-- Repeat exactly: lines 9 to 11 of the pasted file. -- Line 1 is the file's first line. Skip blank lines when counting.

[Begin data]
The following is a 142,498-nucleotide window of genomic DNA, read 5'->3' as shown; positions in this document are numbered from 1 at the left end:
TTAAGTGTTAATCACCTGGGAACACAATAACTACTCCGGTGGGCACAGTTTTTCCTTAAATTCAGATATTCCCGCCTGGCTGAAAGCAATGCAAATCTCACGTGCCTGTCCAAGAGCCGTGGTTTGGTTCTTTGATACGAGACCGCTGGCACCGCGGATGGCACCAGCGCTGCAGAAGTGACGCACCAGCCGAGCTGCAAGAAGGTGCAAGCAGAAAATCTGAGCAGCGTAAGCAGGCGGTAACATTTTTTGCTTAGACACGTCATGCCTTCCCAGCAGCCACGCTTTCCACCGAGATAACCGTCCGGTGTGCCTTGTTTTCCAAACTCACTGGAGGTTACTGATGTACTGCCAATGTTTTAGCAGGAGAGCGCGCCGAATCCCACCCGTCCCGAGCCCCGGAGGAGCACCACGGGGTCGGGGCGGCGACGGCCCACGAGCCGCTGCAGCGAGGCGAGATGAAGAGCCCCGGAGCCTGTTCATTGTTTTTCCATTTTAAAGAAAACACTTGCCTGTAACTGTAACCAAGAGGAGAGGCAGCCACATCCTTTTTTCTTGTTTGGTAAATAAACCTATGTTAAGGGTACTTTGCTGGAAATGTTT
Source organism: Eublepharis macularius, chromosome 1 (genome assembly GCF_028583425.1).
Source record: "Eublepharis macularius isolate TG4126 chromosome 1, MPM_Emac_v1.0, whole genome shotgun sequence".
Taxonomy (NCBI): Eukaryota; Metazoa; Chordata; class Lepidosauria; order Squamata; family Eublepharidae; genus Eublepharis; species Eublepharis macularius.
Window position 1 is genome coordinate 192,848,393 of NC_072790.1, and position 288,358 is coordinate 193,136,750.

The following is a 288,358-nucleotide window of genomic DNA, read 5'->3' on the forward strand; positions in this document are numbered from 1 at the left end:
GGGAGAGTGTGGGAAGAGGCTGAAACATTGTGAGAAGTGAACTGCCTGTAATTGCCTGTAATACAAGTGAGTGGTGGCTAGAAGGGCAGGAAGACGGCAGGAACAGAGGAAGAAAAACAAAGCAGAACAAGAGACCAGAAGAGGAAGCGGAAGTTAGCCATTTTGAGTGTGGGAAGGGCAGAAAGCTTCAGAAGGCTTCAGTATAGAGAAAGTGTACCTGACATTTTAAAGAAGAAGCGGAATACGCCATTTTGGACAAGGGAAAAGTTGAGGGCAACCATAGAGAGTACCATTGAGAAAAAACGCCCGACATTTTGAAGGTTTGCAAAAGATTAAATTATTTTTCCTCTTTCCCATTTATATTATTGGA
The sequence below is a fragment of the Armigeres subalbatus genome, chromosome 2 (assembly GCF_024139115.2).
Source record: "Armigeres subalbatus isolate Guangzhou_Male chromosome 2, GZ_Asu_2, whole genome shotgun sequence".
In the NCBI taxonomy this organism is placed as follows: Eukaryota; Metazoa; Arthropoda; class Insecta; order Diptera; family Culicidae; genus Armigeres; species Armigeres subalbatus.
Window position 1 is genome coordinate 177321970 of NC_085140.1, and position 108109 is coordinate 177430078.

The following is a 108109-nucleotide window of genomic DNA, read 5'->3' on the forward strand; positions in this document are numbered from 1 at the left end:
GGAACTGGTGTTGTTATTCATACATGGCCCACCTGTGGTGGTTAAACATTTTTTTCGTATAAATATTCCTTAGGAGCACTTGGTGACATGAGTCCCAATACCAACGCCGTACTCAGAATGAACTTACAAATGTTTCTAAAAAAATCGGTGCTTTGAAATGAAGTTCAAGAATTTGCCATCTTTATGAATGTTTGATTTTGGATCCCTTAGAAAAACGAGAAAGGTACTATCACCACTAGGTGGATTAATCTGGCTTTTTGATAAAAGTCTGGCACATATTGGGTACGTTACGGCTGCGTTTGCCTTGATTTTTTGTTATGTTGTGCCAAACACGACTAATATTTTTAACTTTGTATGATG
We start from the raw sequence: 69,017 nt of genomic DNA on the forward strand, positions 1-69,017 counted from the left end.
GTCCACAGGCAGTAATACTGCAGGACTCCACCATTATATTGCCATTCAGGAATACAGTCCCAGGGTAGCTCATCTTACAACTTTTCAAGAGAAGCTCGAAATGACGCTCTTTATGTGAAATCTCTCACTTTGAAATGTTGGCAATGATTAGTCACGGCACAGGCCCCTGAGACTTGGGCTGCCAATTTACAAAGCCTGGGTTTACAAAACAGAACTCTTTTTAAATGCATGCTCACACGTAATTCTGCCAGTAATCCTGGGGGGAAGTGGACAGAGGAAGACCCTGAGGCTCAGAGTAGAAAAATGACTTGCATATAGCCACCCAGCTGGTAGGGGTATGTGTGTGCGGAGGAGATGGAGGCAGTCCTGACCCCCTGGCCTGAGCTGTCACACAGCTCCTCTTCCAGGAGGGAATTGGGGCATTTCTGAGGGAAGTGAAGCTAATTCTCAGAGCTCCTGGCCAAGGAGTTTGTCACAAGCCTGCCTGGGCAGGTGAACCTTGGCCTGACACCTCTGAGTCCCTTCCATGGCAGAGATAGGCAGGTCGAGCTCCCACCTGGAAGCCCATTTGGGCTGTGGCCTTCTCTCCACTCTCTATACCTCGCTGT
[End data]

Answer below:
The sequence below is a fragment of the Armigeres subalbatus genome, chromosome 2 (assembly GCF_024139115.2).
Source record: "Armigeres subalbatus isolate Guangzhou_Male chromosome 2, GZ_Asu_2, whole genome shotgun sequence".
In the NCBI taxonomy this organism is placed as follows: Eukaryota; Metazoa; Arthropoda; class Insecta; order Diptera; family Culicidae; genus Armigeres; species Armigeres subalbatus.